10 Things That Made The Original iPod So Awesome

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Given the current state and advanced features of mobile devices, it’s easy to dismiss the early creations as outdated dinosaurs.

This is too bad, because when it was first introduced in 2001, the original iPod was really something spectacular.

It changed how we listen to music, how we pay for it, and the level of capability that could be jammed into a handheld device — six years before the iPhone existed.

Shall we count the ways?

10. Without the iPod, we'd still be struggling with CD Walkmen

Back in 2001, many consumers were still listening to CDs on Sony Walkman players. They weren't very good -- you could only listen to one album at a time unless you were willing to carry around a bag full of CDs.

9. The iPod blew other MP3 players out of the water

The Rio PMP300 was the first commercially successful MP3 player. It cost $200 and was powered by a AA battery. The battery casing was notorious for breaking and the circular control surface commonly fell right off the face of the device.

Then we got the iPod in 2001.

8. Before the iPod, MP3 players could barely hold a full album

The previously mentioned Rio topped out at storing 30 minutes of music, barely a full album. The iPod came in 5 and 10 GB models, so people were suddenly able to carry about their entire music collections in their pockets.

7. It was incredibly small for its time

Despite its huge capacity, the original iPod was modestly sized, roughly the same dimensions as a slightly thicker deck of cards. Not too shabby.

6. The scroll wheel actually rotated

Although later models were touch sensitive, the first iPod had a click wheel that physically rotated. How charming is that?!

5. It made music transfer times much, much faster

And how do you move 10 GB of music onto a device without it taking days? With FireWire, Apple's high-speed interface for moving data from one place to another. With a speed that ranged from 50-400 megabytes per second, it was way faster than a standard USB interface.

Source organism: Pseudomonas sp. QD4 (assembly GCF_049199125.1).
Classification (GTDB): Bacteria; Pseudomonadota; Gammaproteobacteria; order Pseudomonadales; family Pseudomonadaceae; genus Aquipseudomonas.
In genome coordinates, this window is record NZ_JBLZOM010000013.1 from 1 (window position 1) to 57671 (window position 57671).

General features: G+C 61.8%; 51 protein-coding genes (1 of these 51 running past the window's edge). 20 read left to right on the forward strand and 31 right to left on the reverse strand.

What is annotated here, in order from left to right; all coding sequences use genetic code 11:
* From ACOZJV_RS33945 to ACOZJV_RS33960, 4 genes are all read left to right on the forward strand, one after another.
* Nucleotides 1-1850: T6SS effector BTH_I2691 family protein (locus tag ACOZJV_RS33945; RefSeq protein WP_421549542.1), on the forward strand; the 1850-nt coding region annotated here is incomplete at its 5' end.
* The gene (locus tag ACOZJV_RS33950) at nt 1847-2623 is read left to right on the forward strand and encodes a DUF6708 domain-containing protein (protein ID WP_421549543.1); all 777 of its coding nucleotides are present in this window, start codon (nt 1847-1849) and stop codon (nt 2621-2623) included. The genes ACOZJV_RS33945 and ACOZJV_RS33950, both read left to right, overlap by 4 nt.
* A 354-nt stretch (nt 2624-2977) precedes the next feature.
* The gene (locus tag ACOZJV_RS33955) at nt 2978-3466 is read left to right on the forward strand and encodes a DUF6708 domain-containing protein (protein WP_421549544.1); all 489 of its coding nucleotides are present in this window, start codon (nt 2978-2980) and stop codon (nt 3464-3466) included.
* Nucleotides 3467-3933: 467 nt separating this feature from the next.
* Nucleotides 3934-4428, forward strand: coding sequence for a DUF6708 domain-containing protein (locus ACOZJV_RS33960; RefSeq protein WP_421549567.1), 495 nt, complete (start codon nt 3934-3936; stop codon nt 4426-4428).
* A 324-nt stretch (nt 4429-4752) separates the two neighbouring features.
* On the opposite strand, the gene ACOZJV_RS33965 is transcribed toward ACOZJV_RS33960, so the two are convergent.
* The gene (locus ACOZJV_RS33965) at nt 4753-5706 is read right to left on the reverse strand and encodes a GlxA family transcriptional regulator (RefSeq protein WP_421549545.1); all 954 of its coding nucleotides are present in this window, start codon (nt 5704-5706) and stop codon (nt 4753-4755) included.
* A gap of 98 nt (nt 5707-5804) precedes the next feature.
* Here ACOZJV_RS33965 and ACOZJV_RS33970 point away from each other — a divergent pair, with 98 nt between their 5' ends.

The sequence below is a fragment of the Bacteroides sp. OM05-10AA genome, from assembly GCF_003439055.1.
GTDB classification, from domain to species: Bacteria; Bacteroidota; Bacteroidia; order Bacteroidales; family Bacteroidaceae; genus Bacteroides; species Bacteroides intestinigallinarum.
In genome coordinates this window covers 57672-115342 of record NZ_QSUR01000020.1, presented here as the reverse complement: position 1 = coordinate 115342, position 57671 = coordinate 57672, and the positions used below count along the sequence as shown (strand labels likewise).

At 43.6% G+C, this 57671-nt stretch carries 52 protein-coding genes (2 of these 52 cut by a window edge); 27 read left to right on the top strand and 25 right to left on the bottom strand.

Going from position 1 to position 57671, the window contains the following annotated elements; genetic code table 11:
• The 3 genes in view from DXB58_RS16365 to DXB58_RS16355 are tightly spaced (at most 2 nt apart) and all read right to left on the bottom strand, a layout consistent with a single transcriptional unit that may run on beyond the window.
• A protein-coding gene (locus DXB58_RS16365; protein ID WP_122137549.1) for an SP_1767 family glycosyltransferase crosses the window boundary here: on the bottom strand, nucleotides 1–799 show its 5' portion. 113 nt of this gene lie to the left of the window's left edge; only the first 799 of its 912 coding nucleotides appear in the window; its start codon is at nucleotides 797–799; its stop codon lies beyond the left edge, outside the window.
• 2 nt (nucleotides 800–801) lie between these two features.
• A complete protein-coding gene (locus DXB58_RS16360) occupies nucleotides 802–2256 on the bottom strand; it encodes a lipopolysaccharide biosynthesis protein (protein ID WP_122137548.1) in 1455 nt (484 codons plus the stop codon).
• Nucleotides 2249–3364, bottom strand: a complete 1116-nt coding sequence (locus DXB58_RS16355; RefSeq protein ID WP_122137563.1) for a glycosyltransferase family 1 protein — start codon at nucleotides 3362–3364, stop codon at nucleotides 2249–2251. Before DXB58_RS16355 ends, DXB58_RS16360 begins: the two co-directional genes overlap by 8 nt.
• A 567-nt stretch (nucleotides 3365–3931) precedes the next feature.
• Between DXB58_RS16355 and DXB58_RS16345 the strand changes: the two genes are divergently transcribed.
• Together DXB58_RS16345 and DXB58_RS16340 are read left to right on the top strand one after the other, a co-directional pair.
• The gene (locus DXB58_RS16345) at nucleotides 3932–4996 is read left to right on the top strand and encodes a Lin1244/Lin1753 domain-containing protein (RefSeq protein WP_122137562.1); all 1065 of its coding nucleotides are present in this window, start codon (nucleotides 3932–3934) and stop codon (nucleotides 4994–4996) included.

4. Its made white earbuds into a visible street cult

The white earbuds became something of a symbol. People immediately recognised that you had an iPod and it only served to further publicize the device.

Previously, personal headset makers had tended to make wires black -- and thus barely visible.

3. The iTunes Music Store popularised buying music online

iTunes was a fairly straightforward music management program that had a humble music store to support filling up iPods with content. It arguably helped mainstream the whole idea of buying music digitally.

Evolving over time to offer apps, movies, and television shows, the iTunes Store has proven to be a huge revenue generator, driving $1.4 billion the first quarter of 2011. And it all started as a means to grant easy access to new content for iPods.

2. It saved the music business from pirates

Before the iPod and iTunes, most people downloaded music illegally from a peer-to-peer filing sharing network like Napster or Kazaa. The iPod/iTunes combo literally saved the music business, generating new revenues that were being taken by pirates.

Napster and Kazaa were basically killed by the iPod and iTunes.

1. It transformed Apple

Prior to the iPod, Apple was alive but not thriving. Steve Jobs was still somewhat newly in charge at Apple after its 1996 acquisition of Next. The company had just introduced its iconic iMacs and the perception was that Apple was strictly a computer company.

Then Apple debuted the iPod.

Now, Apple is a device company more than a computer company.

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